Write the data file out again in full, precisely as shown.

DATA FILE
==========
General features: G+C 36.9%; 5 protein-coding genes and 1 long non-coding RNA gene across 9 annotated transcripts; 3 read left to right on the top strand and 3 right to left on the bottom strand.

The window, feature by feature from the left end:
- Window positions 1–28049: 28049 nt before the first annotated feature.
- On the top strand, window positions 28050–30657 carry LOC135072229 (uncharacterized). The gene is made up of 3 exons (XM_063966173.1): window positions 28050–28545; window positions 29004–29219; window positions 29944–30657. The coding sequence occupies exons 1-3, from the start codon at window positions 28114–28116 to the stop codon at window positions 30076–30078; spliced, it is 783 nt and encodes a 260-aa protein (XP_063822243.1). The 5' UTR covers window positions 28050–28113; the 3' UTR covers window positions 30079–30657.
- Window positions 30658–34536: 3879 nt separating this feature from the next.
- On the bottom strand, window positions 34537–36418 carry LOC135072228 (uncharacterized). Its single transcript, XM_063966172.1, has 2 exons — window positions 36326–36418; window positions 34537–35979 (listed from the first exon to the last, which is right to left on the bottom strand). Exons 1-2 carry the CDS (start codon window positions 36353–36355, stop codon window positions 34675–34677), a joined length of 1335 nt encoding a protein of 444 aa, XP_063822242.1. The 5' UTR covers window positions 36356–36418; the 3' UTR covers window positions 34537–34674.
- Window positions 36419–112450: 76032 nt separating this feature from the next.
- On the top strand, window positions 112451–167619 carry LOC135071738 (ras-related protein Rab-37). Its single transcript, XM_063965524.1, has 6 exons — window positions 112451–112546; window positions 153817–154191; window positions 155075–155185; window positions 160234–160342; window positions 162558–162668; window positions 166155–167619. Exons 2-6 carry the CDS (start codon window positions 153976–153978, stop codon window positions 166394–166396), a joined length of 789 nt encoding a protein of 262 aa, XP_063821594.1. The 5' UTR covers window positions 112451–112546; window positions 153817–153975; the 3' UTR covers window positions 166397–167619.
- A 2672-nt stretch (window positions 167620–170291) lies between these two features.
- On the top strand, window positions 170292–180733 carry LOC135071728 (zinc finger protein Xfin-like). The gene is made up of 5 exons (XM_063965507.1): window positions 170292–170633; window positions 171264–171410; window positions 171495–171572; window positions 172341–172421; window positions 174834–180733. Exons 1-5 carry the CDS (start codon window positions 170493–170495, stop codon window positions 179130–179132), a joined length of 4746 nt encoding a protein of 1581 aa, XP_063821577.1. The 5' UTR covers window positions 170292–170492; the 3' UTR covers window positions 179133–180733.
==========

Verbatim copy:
General features: G+C 36.9%; 5 protein-coding genes and 1 long non-coding RNA gene across 9 annotated transcripts; 3 read left to right on the top strand and 3 right to left on the bottom strand.

The window, feature by feature from the left end:
- Window positions 1–28049: 28049 nt before the first annotated feature.
- On the top strand, window positions 28050–30657 carry LOC135072229 (uncharacterized). The gene is made up of 3 exons (XM_063966173.1): window positions 28050–28545; window positions 29004–29219; window positions 29944–30657. The coding sequence occupies exons 1-3, from the start codon at window positions 28114–28116 to the stop codon at window positions 30076–30078; spliced, it is 783 nt and encodes a 260-aa protein (XP_063822243.1). The 5' UTR covers window positions 28050–28113; the 3' UTR covers window positions 30079–30657.
- Window positions 30658–34536: 3879 nt separating this feature from the next.
- On the bottom strand, window positions 34537–36418 carry LOC135072228 (uncharacterized). Its single transcript, XM_063966172.1, has 2 exons — window positions 36326–36418; window positions 34537–35979 (listed from the first exon to the last, which is right to left on the bottom strand). Exons 1-2 carry the CDS (start codon window positions 36353–36355, stop codon window positions 34675–34677), a joined length of 1335 nt encoding a protein of 444 aa, XP_063822242.1. The 5' UTR covers window positions 36356–36418; the 3' UTR covers window positions 34537–34674.
- Window positions 36419–112450: 76032 nt separating this feature from the next.
- On the top strand, window positions 112451–167619 carry LOC135071738 (ras-related protein Rab-37). Its single transcript, XM_063965524.1, has 6 exons — window positions 112451–112546; window positions 153817–154191; window positions 155075–155185; window positions 160234–160342; window positions 162558–162668; window positions 166155–167619. Exons 2-6 carry the CDS (start codon window positions 153976–153978, stop codon window positions 166394–166396), a joined length of 789 nt encoding a protein of 262 aa, XP_063821594.1. The 5' UTR covers window positions 112451–112546; window positions 153817–153975; the 3' UTR covers window positions 166397–167619.
- A 2672-nt stretch (window positions 167620–170291) lies between these two features.
- On the top strand, window positions 170292–180733 carry LOC135071728 (zinc finger protein Xfin-like). The gene is made up of 5 exons (XM_063965507.1): window positions 170292–170633; window positions 171264–171410; window positions 171495–171572; window positions 172341–172421; window positions 174834–180733. Exons 1-5 carry the CDS (start codon window positions 170493–170495, stop codon window positions 179130–179132), a joined length of 4746 nt encoding a protein of 1581 aa, XP_063821577.1. The 5' UTR covers window positions 170292–170492; the 3' UTR covers window positions 179133–180733.